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Old 03-01-2012, 09:53 PM   #11
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My other favorite preparation, is the Hassleback Potato. Makes for a nice presentation, and if you layer in a little shaved garlic, and some cheese(something creamy) at the end, it's a one man marathon of crispy, yet soft potato-y goodness.
Hassleback Potato???
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Old 03-01-2012, 09:59 PM   #12
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Hassleback Potato???


https://www.google.com/webhp?sourcei...7&ix=seb&ion=1


best way to do 'em, just for the sake of uniformity, is to take two long bamboo skewers, and run them lengthwise them of what will be the bottom of the potato. . .slice, as think as you can from the top, going down to the skewer(the skewer acts as a guard from slicing all the way through), repeat until the potato is all sliced. Rub with oil, sea salt, even some egg white for really crispy outsides, layer in shaved garlic between every few slices, bake until roasty toasty, and golden. The iner parts will still be soft and flaky, a little cheese and finish with some fresh herbs and a drizzle of olive oil, and delish.
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Old 03-01-2012, 10:03 PM   #13
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Ohhh! Potatoes Franconio! I do that all the time myself, from a famous and now defunct restaurant in L.A. (AKA potatoes franconia, not sure the derrivation.) And of course I'm in no position to argue authenticity or origination.

It's delicious and ridiculously easy to prepare too. Not fried but baked. Maybe roasted for those who want to argue terms...

I've seen versions of this recipe that don't mesh with your picture. Your picture is exactly what I'm referring to.
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Old 03-01-2012, 10:06 PM   #14
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Ohhh! Potatoes Franconio! I do that all the time myself, from a famous and now defunct restaurant in L.A.

lol, no, they were doing Hasselback potatoes, just by another name. I hope that they were delicious, at any rate. Was the restaurant named Franconio?
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Old 03-01-2012, 10:21 PM   #15
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Yes it was Franconio's. It was the same recipe. Your picture is proof. It's the same exact recipe, perhaps a signature item at Franconio's.

Hell, I don't have the entire history of cooking on my mind when I eat at a restaurant.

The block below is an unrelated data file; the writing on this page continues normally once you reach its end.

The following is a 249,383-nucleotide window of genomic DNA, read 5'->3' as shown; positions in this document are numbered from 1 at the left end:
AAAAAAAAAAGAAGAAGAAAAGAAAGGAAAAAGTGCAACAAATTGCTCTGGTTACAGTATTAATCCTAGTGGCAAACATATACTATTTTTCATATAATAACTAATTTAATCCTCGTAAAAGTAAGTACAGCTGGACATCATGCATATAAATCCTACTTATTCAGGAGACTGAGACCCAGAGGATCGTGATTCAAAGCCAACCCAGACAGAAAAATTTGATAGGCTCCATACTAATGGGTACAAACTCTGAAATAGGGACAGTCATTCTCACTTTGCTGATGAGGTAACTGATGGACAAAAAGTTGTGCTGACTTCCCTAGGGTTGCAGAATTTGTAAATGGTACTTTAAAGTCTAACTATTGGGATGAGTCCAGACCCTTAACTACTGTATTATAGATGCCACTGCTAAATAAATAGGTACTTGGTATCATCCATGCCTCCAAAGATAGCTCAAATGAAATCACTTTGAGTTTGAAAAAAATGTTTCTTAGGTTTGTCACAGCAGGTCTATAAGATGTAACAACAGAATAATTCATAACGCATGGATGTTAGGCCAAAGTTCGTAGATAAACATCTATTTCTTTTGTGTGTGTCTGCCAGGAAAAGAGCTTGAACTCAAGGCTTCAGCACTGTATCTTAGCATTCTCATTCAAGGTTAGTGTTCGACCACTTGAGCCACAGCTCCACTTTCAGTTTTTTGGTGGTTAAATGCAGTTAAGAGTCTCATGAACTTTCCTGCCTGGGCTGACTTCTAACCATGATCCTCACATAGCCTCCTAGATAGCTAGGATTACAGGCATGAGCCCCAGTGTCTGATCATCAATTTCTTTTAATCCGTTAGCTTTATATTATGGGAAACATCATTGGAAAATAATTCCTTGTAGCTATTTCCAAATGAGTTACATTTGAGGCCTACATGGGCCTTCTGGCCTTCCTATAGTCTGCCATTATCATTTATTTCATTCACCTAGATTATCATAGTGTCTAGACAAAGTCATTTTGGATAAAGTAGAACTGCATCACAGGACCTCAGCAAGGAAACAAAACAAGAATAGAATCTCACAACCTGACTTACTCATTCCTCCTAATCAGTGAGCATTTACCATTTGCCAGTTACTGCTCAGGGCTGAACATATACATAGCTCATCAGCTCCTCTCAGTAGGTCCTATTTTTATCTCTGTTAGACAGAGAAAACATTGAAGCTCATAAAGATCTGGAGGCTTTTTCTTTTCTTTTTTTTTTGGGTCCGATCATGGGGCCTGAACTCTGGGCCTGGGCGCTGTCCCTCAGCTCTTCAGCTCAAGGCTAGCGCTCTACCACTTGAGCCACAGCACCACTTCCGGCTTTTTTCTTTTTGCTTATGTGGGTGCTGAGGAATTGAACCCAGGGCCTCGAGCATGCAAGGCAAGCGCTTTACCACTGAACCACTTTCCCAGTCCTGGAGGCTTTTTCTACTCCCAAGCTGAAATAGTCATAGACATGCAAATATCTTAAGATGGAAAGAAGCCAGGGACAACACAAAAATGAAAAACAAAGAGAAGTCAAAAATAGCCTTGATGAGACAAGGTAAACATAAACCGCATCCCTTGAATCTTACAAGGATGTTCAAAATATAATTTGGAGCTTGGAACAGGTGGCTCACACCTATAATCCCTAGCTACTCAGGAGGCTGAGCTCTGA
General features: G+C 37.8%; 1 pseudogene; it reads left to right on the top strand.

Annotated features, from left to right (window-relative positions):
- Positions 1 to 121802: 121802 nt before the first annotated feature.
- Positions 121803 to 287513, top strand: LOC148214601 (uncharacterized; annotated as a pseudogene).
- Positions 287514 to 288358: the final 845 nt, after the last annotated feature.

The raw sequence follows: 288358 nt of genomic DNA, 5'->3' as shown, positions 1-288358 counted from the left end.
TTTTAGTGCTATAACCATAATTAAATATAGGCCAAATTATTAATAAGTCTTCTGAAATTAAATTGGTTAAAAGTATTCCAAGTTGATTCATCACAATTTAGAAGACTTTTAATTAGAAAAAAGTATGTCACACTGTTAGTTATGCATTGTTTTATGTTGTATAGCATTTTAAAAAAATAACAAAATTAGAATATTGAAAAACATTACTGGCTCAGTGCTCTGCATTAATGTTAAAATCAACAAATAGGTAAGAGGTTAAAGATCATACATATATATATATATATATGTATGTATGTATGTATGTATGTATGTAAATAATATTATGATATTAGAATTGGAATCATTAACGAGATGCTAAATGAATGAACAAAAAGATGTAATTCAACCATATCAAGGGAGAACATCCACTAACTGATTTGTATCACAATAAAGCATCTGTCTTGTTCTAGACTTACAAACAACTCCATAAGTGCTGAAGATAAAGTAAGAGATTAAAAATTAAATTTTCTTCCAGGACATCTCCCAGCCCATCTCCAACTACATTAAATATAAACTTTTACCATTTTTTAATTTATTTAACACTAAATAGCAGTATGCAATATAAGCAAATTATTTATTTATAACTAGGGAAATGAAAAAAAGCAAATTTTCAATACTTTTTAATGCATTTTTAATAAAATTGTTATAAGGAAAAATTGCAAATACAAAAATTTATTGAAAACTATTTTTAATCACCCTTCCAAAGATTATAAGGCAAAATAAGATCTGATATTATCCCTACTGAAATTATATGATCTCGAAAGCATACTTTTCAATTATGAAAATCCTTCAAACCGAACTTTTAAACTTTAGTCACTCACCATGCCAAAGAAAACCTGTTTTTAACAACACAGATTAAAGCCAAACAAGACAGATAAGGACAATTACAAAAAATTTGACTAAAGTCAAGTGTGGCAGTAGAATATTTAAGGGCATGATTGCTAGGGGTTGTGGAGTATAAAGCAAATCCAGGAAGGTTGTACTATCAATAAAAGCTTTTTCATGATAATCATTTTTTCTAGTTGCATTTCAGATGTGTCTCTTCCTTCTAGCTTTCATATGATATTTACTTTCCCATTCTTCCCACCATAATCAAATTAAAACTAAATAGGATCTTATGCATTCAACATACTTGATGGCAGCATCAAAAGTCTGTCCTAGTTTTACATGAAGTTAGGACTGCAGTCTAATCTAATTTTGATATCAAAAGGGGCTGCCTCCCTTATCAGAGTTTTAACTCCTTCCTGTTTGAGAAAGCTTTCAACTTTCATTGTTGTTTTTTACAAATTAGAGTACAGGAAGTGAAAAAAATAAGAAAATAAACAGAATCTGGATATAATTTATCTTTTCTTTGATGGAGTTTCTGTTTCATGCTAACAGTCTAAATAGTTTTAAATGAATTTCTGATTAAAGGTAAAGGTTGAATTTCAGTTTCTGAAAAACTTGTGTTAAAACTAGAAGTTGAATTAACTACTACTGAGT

I can tell by looking at the picture that it's the exact same recipe. You know you have it right when the edges of the potatoes are browned and chewy. Put a whisk of butter on top, and parsley as your picture shows, and it's potato heaven!

I'm glad you shared this potato version with us. It's one of my most simplest and favorite ways to cook potatoes. Just slice them thin. The thinner the better, the thinner the more apt they are to brown on the edges. The crispy edges are the whole thing with this recipe. And it absolutely needs a butter whisking before cooking. To encourage browning.

I'm tempted to make them some time without skinning my potatoes. Some future day...
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Old 03-01-2012, 10:36 PM   #16
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I can't take credit for that shot, all of mine are on the external HD, and not connected to the rig I am currently on, but they were the same. The potato just does wonderful, wonderful things, and is one of my all time faves to work with. My other favorite preparation, is the Hassleback Potato. Makes for a nice presentation, and if you layer in a little shaved garlic, and some cheese(something creamy) at the end, it's a one man marathon of crispy, yet soft potato-y goodness.
Just curious, where did you learn about Hasselback potatoes?
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Old 03-01-2012, 10:43 PM   #17
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Just curious, where did you learn about Hasselback potatoes?

My mom use to do them,I remember them from when I was a kid. My mother was a Chef for years(a graduate of the Culinary institute of Switzerland), but these were always a "comfort" food, for her, and from what I know, it was a Swedish thing, my mother being Swed(I am Swed and Brit). The only difference, is my mom would peel the potatoes, I dont.
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Old 03-01-2012, 10:50 PM   #18
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The only difference, is my mom would peel the potatoes, I dont.
Excellent! I'd like to try unpeeled too! The best potato tastes are in the peel.
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Old 03-01-2012, 10:51 PM   #19
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Excellent! I'd like to try unpeeled too! The best potato tastes are in the peel.
Not only that, but most of the nutrients are in the peel. Also, can't seem to get the right amount of crunch with no peel in this application.
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Old 03-01-2012, 10:57 PM   #20
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My mom use to do them,I remember them from when I was a kid. My mother was a Chef for years(a graduate of the Culinary institute of Switzerland), but these were always a "comfort" food, for her, and from what I know, it was a Swedish thing, my mother being Swed(I am Swed and Brit). The only difference, is my mom would peel the potatoes, I dont.
Swedish, that explains it. Danes like to make them for festive occasions. I think they would be even prettier with the skins on.
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